Disability rights threatened by bad working conditions for carers: independent expert
Discussions about the “future of care in the 21st century” must prioritize working conditions and career opportunities – or else disability rights will be in jeopardy, a UN-appointed independent rights expert warned on Monday.
Gerard Quinn, the UN Special Rapporteur on the rights of persons with disabilities, said that “dead-end jobs, low wages, poor conditions and little room for social mobility” in the care sector are not a way to build resilient systems – as the COVID-19 pandemic has shown.
Women carers ‘severely disadvantaged’
Speaking at the opening of the latest session of the UN Committee on the Rights of Persons with Disabilities (CRPD) in Geneva, he highlighted the particularly unfavourable situation of women care workers.
“The ‘feminisation of poverty’ – whereby women carers are almost always severely disadvantaged – cannot continue,” he said, adding that being “serious” about rights meant that “we have to be serious about the ecosystem that gives them reality or that undermines them.”
Mr. Quinn stressed that discussions of disability rights did not exist in a vacuum and had to include a focus on women’s rights, as well as making service providers in the sector – a “multi-billion-dollar industry” – conscious that they too have a role to play in fulfilling human rights.
Disability and conflict
According to Mr. Quinn, far from being an “isolated or hermetically sealed instrument”, the UN Convention on the Rights of Persons with Disabilities “pressed a re-set button on so many areas – climate, conflict, development, democratisation”.
The Special Rapporteur previewed his upcoming report on conflict and disability to be launched in October, saying that he was “shocked” to learn that only six per cent of peace treaties in the last 30 years mention disability.
He deplored this “wasted opportunity” to build a more inclusive future at a pivotal moment in the life of any political community, insisting that it had to change – just like the fact that “official apologies, criminal accountability, reparations and memorialisation of past wrongs tend to exclude persons with disabilities”.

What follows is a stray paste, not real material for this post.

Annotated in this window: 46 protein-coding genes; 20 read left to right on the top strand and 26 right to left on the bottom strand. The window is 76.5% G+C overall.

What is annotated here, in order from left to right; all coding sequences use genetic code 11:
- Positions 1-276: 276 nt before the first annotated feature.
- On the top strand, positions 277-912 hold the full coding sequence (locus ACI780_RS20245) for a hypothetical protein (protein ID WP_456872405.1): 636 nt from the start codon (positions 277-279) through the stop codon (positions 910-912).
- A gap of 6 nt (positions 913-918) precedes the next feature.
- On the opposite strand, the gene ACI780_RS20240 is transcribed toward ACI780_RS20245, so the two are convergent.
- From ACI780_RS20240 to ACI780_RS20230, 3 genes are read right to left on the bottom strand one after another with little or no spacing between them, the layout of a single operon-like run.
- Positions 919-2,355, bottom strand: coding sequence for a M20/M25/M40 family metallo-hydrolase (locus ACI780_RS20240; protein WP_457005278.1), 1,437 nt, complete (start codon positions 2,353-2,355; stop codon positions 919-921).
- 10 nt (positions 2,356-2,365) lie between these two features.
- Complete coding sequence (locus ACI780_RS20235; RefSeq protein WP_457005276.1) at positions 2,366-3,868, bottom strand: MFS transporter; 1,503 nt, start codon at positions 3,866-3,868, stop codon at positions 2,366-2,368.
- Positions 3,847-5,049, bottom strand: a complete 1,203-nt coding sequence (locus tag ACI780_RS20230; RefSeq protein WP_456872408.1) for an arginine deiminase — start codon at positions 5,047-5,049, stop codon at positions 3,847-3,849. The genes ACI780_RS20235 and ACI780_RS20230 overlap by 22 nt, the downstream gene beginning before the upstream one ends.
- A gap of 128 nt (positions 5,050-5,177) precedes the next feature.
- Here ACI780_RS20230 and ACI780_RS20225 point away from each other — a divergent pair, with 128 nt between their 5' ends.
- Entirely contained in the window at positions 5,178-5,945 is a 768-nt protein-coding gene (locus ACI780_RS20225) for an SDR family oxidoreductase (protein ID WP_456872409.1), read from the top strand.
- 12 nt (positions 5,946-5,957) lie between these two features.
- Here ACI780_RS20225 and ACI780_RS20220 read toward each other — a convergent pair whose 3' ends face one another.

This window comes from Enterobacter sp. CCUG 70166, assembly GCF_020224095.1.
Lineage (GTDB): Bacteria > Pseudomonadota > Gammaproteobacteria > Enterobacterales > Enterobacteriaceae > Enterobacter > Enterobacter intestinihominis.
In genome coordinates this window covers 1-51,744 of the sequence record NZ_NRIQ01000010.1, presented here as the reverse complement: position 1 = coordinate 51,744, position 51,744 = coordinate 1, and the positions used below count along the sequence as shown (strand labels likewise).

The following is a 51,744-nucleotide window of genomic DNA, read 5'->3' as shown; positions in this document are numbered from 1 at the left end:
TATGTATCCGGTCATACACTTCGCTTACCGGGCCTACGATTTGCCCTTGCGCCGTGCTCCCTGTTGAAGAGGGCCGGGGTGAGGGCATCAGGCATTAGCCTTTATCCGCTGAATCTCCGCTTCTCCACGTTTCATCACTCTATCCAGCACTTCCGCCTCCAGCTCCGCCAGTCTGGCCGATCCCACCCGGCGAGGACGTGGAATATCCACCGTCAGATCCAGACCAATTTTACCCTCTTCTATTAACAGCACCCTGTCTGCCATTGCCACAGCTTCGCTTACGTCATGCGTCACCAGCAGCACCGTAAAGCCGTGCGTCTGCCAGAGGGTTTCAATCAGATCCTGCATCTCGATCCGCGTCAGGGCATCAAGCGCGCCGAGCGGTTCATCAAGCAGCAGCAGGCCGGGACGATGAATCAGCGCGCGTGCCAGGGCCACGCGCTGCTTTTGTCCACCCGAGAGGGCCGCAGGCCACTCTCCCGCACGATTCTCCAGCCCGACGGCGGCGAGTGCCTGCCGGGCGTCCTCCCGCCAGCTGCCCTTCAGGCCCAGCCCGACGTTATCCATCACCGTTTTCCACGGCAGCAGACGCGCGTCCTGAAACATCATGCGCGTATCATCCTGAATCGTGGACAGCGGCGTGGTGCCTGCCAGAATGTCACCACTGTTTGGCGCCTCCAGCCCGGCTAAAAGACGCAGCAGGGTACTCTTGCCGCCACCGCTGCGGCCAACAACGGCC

Special Rapporteurs are mandated by the UN Human Rights Council to monitor and report on specific thematic issues or country situations and work on a voluntary basis. They serve in their individual capacity, are not UN staff and do not receive a salary.
UN-wide policy guidance on care in the works
Also speaking at the CRPD opening on behalf of UN Human Rights (OHCHR), Ms. Asako Hattori said that the Office continued to work on the topic of inclusive care and support systems and was currently preparing a report on good practices for community inclusion of persons with disabilities, to be presented to the Human Rights Council next year.
She underscored that since April, the Office had been contributing to the development of a UN system-wide policy guidance on “care”.
According to OHCHR, there are an estimated one billion people with disabilities globally, or some 15 per cent of the world’s population.
To help advocate for their rights, the CRPD, a body of 18 independent experts, monitors the way countries have been implementing the Convention on the Rights of Persons with Disabilities and provides them with recommendations.
To this day, 187 States have ratified the Convention, which entered into force in 2008. During its current session, which will run until early September, the Committee will review the reports of Andorra, Austria, Germany, Israel, Malawi, Mauritania, Mongolia and Paraguay.